The Littlest Victims: Amish Funerals for the Little Girls, Lost

As the nation mourns the victims of Monday's fatal school shooting in Lancaster County, Pa., the Amish community focuses on the funerals for their youngest victims. But there will be no lavish flower arrangements or fancy tombstones. The Amish approach death with the same somber simplicity that they show in other aspects of their lives.

Steve Shivery, an owner of Brown and Shivery Funeral Home in Lancaster, spent Tuesday preparing the bodies of two of the victims, Mary Liz Miller, 8, and her little sister, Lena Z. Miller, 7. In accordance with Amish custom, he returned the bodies to the Millers for services in the family home, Shivery says.

Shivery says that even though the Amish funeral service shares similarities with more mainstream religious services for the dead, its style stays consistent with the Amish way of life: No ornaments or modern technology are used. The ceremony takes the emphasis away from the individual who has died and places it more on hope, faith and the gathering of the community.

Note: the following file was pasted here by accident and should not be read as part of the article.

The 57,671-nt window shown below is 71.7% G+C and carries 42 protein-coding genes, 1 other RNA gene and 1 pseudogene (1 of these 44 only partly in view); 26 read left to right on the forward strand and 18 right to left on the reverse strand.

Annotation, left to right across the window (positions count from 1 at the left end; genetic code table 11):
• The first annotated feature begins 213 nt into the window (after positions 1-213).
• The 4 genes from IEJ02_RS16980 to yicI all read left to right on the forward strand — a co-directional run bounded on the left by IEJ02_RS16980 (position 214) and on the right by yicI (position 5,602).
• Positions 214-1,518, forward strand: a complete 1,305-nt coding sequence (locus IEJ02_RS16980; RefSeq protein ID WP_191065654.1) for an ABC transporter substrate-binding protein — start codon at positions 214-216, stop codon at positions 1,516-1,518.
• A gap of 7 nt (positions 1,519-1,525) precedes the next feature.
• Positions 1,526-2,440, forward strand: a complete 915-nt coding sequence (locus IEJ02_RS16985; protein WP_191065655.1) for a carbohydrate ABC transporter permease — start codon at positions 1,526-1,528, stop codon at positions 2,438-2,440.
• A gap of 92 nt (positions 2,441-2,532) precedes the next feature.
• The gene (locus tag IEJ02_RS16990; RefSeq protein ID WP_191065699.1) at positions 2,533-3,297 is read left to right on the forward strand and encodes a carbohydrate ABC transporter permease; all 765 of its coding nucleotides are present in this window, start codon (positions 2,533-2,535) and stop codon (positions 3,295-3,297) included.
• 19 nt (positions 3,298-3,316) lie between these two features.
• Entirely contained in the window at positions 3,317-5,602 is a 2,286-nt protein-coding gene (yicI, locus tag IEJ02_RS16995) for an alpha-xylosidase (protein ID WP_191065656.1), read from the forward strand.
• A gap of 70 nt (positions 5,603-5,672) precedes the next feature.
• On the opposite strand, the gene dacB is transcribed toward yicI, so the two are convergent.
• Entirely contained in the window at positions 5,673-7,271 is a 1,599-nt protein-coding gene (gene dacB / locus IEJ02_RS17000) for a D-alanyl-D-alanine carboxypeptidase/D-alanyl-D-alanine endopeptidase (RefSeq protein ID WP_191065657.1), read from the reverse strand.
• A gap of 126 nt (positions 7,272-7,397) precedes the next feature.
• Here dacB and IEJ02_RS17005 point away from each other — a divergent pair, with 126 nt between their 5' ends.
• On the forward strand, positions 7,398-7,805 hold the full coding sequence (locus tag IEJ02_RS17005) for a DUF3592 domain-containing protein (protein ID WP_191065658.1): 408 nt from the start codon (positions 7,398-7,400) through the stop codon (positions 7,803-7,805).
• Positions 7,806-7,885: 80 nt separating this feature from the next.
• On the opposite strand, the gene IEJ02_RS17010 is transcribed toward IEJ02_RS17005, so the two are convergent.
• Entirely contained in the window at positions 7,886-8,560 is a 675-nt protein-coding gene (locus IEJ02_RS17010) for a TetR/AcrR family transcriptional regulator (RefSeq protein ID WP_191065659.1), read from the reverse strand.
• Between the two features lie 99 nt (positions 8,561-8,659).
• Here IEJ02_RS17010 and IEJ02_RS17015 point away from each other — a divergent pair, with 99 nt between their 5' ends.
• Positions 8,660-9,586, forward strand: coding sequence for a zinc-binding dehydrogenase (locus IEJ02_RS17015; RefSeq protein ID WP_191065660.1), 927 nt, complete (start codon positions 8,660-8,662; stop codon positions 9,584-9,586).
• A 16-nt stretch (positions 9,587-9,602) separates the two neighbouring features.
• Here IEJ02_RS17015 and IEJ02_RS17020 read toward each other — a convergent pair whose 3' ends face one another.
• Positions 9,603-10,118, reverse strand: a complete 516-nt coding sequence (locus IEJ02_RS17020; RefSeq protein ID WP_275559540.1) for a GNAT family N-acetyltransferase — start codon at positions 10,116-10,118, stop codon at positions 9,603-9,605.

"The family has a meal and people bring cans and pies," Shivery tells ABC News. "The bodies will be brought to Bart Amish Cemetery, and the hearse is a normal buggy, just a little bit longer."

No makeup is used on the body, and the deceased is dressed in white garments made at home by the family. There will be no flowers, songs or eulogy during the two-hour German service, only a spoken hymn of the Lord's Prayer. The service focuses entirely on the concept of Christian resurrection. The Amish see funerals as a time of hope for what they believe is new life after death, observers say.

Shivery explains that the girls' funerals, which are being held Thursday and Friday, will draw exceptionally large crowds of mourners who will not fit into the families' homes. "They will have the service in the barns, as they are expecting 500 to 600 guests," Shivery says. He adds that the Miller family is doing as well as possible, but that it is still hard for them to believe what has happened to their children and to their town.

"This is just so much tragedy all at one time, whether it is one child in a family or five," Shivery says. "It is hard for them to process everything that is taking place."

For the members of Lancaster's Amish community, their faith is what sustains them.

"Sometimes we in our world try to hide death or make death into a scary thing," Shivery says. "I think they view death as a way of life also."

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